The Food that Belonged to All
Once upon a time there was a family that went by the name of Badger, because every one, from Grandmother to the smallest child, was as industrious as those diligent little creatures. They lived in a forest in America and belonged to the tribe of the Sioux. There were no cities in America then and the Americans were strong and handsome and sunburnt because they lived out-of-doors and made everything they needed for themselves. Everything they made, whether it was a birch-bark cradle or a buckskin shirt, was decorated with beautiful patterns and colours, just as the birds and flowers were decorated and adorned.
Even the buffalo-skin bags in which they kept the winter stock of provisions were painted in bright patterns, so that the shelves of their caves and their tepees were as gay as flower gardens in summer, and all the children who ran in and out were as pretty as butterflies.
One day a stranger came to beg for a little food; he told a sad tale that his spring-planting had not been successful and his family was starving. Gladly the Badgers gave of their store, for the corn was high and loaded with fat ears; the pumpkins were golden and the beans were hanging in great clusters, every pod well-filled. When the stranger thanked them, the father Badger shook his head smiling and said: “Nay, my brother; thank the Great Spirit who has sent this plentiful supply; food belongs to all His children. Eat what you will.”
They were surprised the next day, however, to see their guest return with a small child, his son, who carried a rough bag, unpainted and badly sewn together. The stranger now said his name was Bear and asked somewhat timidly if they could spare a little food for his children at home. His small boy looked so thin and hungry that the Badger children could not bring him enough and soon his frightened face began to smile and he and his father went off, lugging their bag loaded to the brim. The next day the Badger family went out to gather in the bean harvest, but when they returned, singing thankful songs and rejoicing in the thought of the Great Father’s kindness, whom should they see but Mr. Bear and five children seated round the entrance to their home. But there was so great a harvest that they were glad enough to share it with the Bears who went away with their arms full.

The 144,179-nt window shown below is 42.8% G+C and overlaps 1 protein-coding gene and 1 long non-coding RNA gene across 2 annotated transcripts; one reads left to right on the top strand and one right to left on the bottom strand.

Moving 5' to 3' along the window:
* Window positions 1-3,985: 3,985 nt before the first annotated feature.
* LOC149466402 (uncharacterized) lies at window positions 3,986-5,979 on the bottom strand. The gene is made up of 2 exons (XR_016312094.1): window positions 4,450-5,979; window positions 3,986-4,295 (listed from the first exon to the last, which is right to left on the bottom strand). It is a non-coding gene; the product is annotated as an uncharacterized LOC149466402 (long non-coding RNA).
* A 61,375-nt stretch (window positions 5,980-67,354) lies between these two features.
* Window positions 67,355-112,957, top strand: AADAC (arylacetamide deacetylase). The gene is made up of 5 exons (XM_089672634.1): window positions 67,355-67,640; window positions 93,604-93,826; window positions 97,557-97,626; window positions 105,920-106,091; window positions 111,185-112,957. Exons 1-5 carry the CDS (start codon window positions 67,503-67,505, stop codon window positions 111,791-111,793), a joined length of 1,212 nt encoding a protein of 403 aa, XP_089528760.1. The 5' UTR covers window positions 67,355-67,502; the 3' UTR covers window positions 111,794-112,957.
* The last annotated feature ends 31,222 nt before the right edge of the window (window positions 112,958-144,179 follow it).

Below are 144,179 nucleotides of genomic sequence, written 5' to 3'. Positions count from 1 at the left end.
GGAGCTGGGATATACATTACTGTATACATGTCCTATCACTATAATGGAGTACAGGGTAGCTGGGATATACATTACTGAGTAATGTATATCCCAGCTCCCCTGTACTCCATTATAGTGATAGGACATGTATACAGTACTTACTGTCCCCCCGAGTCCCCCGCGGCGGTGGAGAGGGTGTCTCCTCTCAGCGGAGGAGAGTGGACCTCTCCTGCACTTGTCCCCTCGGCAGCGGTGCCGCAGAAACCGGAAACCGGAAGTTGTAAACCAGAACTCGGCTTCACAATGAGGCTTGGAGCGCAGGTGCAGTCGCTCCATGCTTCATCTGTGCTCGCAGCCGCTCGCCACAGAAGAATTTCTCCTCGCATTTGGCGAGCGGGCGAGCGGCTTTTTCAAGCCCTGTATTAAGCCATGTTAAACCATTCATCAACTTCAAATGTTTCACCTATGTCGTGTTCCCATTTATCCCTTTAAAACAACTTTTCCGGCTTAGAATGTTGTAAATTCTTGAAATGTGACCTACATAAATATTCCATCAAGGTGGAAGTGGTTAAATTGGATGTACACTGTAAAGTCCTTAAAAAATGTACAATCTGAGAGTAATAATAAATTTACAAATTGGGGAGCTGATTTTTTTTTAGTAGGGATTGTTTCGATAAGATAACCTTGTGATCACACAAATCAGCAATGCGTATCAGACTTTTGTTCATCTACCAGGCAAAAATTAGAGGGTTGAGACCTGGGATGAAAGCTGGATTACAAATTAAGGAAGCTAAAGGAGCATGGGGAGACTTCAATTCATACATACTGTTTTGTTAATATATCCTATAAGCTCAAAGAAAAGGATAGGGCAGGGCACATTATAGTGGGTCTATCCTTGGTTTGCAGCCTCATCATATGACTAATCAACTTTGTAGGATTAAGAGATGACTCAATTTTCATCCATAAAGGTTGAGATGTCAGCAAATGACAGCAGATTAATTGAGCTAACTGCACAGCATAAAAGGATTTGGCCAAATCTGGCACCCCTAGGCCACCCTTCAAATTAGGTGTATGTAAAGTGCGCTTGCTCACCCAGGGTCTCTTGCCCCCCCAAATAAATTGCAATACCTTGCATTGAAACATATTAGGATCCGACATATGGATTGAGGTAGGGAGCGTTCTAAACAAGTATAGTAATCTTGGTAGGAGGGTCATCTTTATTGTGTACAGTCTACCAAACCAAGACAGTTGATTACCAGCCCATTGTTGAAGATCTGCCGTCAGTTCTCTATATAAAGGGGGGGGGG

The Badgers noticed this evening, however, that already the visitors looked plumper and the father Bear no longer spoke in a humble, whining voice, but shouted to this one or that and picked over the food that was offered to be sure he only took the best.
When, next day, the Bear’s wife arrived with seven children and a little sled to which a dog was harnessed, the grandmother Badger shook her wise old head, but the father and mother Badger would not say no, and they went out to the corn patch and laid beautiful green ears, tasselled with pale gold, upon the sled, and bade the Bears farewell and a good journey as if they were their kin.
But the next day Mr. Bear turned up again and so it went, each day the Bears appearing more and more impudent and fat and strong as they waxed vigorous on the food the Badgers had provided. Now the grandmother demurred openly and even Mrs. Badger wondered that the Bears did not offer to render some small service in return for all this food, but Father Badger persisted that their part was but to give to their brothers who were in need, even as the Great Spirit gave to them. “Food belongs to all,” said he, and that was the end of it.
Presently they noticed what a great interest the Bears took in the preparations for the winter; in fact, Mr. Bear was almost rude in the way he hectored and scolded and blustered, saying that their crops should have been gathered in long before this and the little Badger children should not be allowed to play at all or run in the forest looking for flowers whose juice dyed pretty colours.
“Get all the food together,” cried Mr. Bear. “It is senseless to waste time on making things beautiful. A man cannot live on beauty; beauty does not fill his stomach. Let the children seek berries, and dry and store those if you like. I am partial to berries when my dinner is over and I cannot eat another morsel of tallow or pemmican. But all this painting of bags and this trimming with beads and feathers is of no use to any one.”
From Wonder Tales of the World, Constance Armfield, New York: Harcourt, Brace and Howe, 1920.